2013 and beyond

It's pretty simple: the most birds seen or heard from one's yard during 2013 will be the "winner". Want in? O.k....then do it despite that.

2013 promises to be a lot less mean but still a carbon-free birding competition, even if slightly less exciting than a MEGA x EPIC hybrid.

Wednesday, January 11, 2012

Yardbird Projections- a new exercise

So first off, today I've had 2 separate HOLAs fly by (41). It's gonna slow down for me quite a bit now, I fear, as there aren't many easy ones left, BDOW being the easiest, until spring migration begins.

More importantly, I want to suggest a new yardbird exercise: projecting your 2012 yardlist, both those species that are reasonable if you're trying hard, and those unexpected "left fielders." Part of my motivation is to figure out just how many species I can plausibly get. It also allows me to narrow down my species specific effort to those 'gettables' I need during any particular period of migration, and to keep me aware of what rarities to be paying attention for which I wasn't already thinking about. Anyway, I have added a new tab to the googledoc entitled "Yearlist Projections." I created 2 columns for myself "SIPU Left Fielders" and "SIPU reasonably gettable". Take a look, and follow suit if you feel so inclined.

For reference, the former column (left fielders) includes stuff that is possible but that I won't expect to get in any given year, like Golden Eagle, Northern Goshawk, Long-eared Owl, Northern Saw-whet Owl, Snow Goose, White Pelican, American Bittern, Great Egret, Night-Heron, Pluvialis sp. flyover, Connecticut Warbler, Lapland Longspur, etc." In any given year I might get a few of these, perhaps 5-10 if I am doing really well. The other category includes gimmes plus those species which, even though I know I will miss many of them in any given year, are absolutely plausible and borderline expected with proper effort. Obviously, subjective judgments will have to be made here. But for me, I am including stuff like Merlin, Peregrine, Least Bittern (I have a beautiful small, protected lake within earshot with perfect habitat), Marsh Wren (ditto), Forster's Tern (not common, but will be present on lake, and should be had if I scan often enough that time of year), Solitary Sandpiper, Mourning Warbler, Yellow-bellied Fly, Olive-sided Fly (I have beautiful habitat between the lakes), Rusty Blackbird. Again, it is obvious that I will miss some of these "gettables", but the exercise is still revealing.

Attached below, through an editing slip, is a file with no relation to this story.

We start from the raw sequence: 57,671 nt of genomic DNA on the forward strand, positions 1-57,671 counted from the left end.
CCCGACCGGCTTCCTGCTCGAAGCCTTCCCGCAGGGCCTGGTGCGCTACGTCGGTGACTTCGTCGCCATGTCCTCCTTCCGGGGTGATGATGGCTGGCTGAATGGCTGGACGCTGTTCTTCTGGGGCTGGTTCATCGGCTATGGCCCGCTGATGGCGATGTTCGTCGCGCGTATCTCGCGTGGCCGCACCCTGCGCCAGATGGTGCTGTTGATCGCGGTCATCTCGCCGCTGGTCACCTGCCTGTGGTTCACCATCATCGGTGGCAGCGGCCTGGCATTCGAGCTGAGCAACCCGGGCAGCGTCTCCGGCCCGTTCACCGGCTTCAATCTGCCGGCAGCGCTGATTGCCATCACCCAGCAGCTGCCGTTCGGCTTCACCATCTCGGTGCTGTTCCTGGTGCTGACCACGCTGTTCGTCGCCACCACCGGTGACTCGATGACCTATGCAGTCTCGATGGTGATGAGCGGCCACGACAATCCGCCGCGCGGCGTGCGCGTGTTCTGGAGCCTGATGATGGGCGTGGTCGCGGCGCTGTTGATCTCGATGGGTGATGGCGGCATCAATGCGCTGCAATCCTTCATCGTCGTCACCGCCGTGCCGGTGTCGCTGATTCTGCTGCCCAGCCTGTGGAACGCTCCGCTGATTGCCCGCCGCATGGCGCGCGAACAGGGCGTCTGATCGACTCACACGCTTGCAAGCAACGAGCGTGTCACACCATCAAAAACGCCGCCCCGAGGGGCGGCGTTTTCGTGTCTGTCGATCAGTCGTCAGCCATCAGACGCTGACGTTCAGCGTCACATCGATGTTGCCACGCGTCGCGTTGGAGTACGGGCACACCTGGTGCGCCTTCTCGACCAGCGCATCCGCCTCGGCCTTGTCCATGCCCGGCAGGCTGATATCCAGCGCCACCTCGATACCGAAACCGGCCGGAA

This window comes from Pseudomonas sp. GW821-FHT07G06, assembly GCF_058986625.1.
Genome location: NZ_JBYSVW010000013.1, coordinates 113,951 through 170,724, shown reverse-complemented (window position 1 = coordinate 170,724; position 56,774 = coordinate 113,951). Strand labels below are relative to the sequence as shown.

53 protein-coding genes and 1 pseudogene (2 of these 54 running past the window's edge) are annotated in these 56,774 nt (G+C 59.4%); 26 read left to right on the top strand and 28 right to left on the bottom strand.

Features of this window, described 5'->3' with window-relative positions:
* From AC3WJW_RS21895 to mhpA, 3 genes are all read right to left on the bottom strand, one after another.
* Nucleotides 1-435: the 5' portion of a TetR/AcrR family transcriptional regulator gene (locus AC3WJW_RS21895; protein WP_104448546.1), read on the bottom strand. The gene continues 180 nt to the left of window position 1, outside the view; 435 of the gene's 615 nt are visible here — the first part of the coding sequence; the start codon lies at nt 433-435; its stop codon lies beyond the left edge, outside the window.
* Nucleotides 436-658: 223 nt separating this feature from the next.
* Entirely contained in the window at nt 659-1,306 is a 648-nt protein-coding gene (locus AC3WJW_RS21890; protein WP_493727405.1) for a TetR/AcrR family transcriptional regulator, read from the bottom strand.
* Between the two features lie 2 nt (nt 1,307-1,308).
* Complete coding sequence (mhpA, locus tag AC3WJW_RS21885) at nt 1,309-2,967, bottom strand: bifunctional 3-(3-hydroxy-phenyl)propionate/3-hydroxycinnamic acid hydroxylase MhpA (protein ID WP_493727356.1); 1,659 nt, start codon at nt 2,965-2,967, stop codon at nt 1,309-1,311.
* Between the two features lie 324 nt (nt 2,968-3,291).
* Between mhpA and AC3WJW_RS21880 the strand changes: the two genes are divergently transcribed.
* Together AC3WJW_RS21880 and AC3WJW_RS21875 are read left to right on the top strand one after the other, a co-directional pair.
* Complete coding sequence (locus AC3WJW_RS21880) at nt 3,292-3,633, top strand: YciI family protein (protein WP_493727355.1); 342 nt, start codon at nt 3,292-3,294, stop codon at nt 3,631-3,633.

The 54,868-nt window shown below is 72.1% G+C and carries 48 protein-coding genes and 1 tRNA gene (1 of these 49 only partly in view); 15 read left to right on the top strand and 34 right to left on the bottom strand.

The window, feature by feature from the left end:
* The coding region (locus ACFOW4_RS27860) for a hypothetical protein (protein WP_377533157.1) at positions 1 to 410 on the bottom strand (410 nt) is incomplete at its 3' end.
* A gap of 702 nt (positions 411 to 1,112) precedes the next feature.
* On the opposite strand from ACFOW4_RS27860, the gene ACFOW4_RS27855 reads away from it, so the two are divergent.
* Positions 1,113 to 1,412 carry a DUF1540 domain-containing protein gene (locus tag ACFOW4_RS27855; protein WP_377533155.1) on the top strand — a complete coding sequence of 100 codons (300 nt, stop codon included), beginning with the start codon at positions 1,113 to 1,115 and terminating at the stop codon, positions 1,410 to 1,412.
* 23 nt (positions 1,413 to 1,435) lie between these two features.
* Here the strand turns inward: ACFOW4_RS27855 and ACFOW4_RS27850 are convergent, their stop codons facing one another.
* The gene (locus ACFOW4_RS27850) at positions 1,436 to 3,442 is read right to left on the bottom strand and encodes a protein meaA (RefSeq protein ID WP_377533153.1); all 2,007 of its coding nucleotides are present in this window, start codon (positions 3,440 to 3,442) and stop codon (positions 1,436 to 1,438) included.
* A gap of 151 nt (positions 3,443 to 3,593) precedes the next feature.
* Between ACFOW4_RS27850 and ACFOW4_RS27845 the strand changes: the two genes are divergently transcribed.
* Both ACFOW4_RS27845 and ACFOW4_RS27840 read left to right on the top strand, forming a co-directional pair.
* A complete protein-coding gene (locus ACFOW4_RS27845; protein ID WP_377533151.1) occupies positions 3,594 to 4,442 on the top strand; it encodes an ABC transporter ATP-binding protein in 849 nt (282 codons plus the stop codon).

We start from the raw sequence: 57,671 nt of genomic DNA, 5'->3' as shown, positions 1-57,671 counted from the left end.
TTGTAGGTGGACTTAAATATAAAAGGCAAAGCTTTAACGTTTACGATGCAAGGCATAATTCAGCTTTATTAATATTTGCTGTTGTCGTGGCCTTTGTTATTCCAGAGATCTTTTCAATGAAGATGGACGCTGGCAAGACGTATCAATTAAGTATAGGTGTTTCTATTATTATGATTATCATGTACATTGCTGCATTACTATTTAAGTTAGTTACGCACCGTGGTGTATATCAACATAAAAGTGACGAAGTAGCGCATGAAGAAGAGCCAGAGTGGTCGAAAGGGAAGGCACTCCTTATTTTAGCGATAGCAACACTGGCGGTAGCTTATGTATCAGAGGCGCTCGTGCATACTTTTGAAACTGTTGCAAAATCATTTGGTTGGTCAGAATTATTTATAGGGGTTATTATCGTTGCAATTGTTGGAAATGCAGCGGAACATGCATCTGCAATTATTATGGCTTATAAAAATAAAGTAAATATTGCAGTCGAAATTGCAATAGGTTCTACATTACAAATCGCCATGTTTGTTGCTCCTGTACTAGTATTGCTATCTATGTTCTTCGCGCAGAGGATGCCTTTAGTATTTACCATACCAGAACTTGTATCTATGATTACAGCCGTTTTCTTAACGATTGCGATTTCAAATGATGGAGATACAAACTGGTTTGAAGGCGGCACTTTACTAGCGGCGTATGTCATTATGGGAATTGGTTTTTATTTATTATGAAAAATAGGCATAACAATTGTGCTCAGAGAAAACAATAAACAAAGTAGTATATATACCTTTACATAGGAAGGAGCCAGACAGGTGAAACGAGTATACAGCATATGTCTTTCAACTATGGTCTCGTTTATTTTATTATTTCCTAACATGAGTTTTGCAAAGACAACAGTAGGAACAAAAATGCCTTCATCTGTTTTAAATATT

My results: 179 "gettables" and another 46 "left field rarities" (!). My guess is that I'll likely miss ~15 of the gettables, but that I will get a few left fielders, which could put me in the range of 165. More likely, between missed warm fronts away from home and a handful of stupid misses, I would say high 150s might be more realistic. But if nothing else, this exercise has motivated me to burn the candles at both ends more than ever before, because if I get up near 160-165, there is a legit possibility that the likes of the normally unreachable RIBR and JOKA become mere mortals. Sleep tight, gents!


  1. I'm simply aiming for 100 species this year, to beat last year by 20+ by picking up more early season migrants this spring (hello waterfowl and raptors)...

  2. I'll pump the iron:

    Annual : 172
    plus luck : 219
    plus periodic : 262
    Plus one-yard wonders: 297
    plus Dream-on: 315

    there's a lot of upside potential for the new place....we'll see how much materializes. The annual is if I had a good feeding station; which I don't even though I have some feeders out.


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